The hike from Flagstaff to the Grand Canyon is long and eventful. I encounter fires, snow, coyotes, and snakes!
Am I really getting back on the trail with this fire?
After a long weekend off in California, I’m back in Flagstaff. There’s a huge bushfire on the northeast side of town and I’m not sure on what to do. Is this the end of my hike?
Before I start, I still have a few last groceries to pick up. While I’m shopping I talk to various people about the trail and the fire. One by one they assure me that it’s safe for me to continue hiking. The fire is far (enough) from the trail, there is a mountain range in between, and because of the southwest wind, the fire spreads in the northeast direction. I’m going northwest, so I stay well away from that.
I go back to the Arizona Trail and can see the big plumes of smoke regularly. I’m actually a bit scared since I’ve never experienced anything like this before. If I have service, I check the news about the fire every 30 minutes. It’s kind of funny that the urban trail, the route right through Flagstaff, isn’t that urban at all. Just after crossing route 66, I walk into a park and I barely see any houses anymore.
A vast meadow quickly turns into a forest and I find myself back on the trail. I notice that I really have to get used to hiking again after six days off. Can I still do this? My heavy backpack is bothering me (I have too much food and water with me) and my feet feel weird in the new shoes. After about three miles I’m feeling good again, find a good pace and hike just like I did before. Just before sunset, I pitch my tent in the woods. Ten miles down, getting a little closer to the Grand Canyon.
That night I don’t sleep very well, thinking about that fire keeps me up. I regularly look outside to see if I see anything. Yes, I am driving myself crazy.
The next morning I leave early and immediately check the news. The fire has grown much, much bigger, but it’s still far from me. The further I hike, the greater the distance. That is reassuring, although my heart cries because of all the people who now have to leave their homes and the beautiful nature that is lost.
The first ten miles today are uphill, over the flanks of Humphreys Peak, the tallest mountain in Arizona. This mountain (volcano) is 12637 feet (3853 meters) high, but I’m passing it at an altitude of 9000 feet (2742 meters). There’s an option to take a side trail and hike to the top, but it’s pretty cold and there is still quite a lot of snow. I hike alternately through the forest and over vast bare meadows and the views are incredibly beautiful.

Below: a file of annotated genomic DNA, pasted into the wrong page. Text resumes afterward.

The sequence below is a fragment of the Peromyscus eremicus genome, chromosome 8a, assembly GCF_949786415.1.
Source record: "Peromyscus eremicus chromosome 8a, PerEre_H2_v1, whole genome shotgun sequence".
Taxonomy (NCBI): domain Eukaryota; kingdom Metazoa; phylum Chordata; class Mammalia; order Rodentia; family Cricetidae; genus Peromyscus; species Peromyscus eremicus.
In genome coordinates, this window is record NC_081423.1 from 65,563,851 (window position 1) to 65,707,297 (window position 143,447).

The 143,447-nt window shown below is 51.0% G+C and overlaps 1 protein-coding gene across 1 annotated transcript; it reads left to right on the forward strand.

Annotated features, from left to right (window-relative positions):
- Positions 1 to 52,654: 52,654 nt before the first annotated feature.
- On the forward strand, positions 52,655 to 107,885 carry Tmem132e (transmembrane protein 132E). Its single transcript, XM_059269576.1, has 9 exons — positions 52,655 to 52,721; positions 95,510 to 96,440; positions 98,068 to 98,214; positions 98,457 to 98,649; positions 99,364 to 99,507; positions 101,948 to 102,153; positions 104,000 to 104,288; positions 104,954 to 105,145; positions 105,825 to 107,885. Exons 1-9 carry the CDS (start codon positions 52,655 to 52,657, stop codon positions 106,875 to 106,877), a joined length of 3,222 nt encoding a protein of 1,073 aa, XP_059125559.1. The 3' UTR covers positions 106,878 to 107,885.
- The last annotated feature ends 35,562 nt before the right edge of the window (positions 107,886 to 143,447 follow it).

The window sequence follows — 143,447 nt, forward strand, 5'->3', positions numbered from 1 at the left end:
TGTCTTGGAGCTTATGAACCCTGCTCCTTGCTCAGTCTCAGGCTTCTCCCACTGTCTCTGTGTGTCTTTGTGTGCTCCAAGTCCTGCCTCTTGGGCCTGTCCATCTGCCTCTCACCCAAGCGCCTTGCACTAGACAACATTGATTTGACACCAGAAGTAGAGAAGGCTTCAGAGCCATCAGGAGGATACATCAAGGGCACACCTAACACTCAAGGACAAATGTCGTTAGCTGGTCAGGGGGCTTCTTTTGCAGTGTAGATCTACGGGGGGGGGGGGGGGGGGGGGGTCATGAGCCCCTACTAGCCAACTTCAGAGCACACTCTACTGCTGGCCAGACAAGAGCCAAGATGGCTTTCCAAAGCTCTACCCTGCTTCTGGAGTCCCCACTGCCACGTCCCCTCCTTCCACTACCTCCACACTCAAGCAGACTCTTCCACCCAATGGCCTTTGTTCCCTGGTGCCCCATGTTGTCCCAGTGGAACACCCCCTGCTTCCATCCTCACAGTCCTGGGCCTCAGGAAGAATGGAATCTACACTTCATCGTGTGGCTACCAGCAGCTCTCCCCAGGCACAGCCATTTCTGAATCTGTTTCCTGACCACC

At the highest point of the trail, I suddenly see two large animals crossing that look a bit like dogs. They look at me and run into the forest. Coyotes! First time I’ve seen those! Fortunately, they disappear quickly.
At a water source, I meet a hiker named Cruise and we chat for a while. It’s nice to meet new people again. The people I walked with before are already a few days further and I won’t see them again.
I end up hiking over 22 miles today. This is more than I had planned to do, and I’m exhausted. It’s very windy and it is, therefore, difficult to find a suitable camping spot. Finally, I pitch my tent between some dead trees. A few hours later I have to get out again to reattach the tent, a few pegs have come loose due to the wind. Fortunately, that doesn’t happen again, but you can imagine that I don’t sleep well this night either.
Back in the desert
The next day I decide to make it a relaxing day, I’m very tired and I’m in no rush. So I take lots of breaks. The landscape is changing, after hiking in forests for weeks, I suddenly find myself again in a desert-like landscape with barren hills. Pretty much all day, I’m hiking on dirt roads. I have to jump aside a couple of times when a truck drives by.
On a beautiful winding hiking trail, I almost trip over a large snake. I haven’t seen a snake in weeks! Fortunately, they are not very aggressive in this area, so after a little hiss, he slithers off. Thanks buddy!
A cold & windy day on the trail
Just like yesterday, it’s very windy. So again, it is difficult to find a camping spot on the open plains. Fortunately, there are some large trees that block the wind, so I put my tent right next to them. And I’m happy it’s warm enough to set up the tent without the fly. Without the fly, the tent catches less wind and which makes it less noisy. I fall asleep really quickly. I’m so tired.
However, at half past two in the morning I am wide awake again. The wind has turned and I’m getting the full blast. I get up and move the tent a bit closer to the tree. It’s actually really interesting that it’s rarely dark in the desert. I don’t really need to turn on my headlamp to move the tent, the moon and stars give so much light.
Moving the tent turns out to be a good idea because it makes a huge difference. Luckily I manage to get back to sleep quickly. The sun rises when I wake up, but a big dark cloud is also coming. Just in time, I throw my fly over my tent because it starts to drip. Fortunately, it doesn’t rain very hard, but I stay in my warm tent for a long time.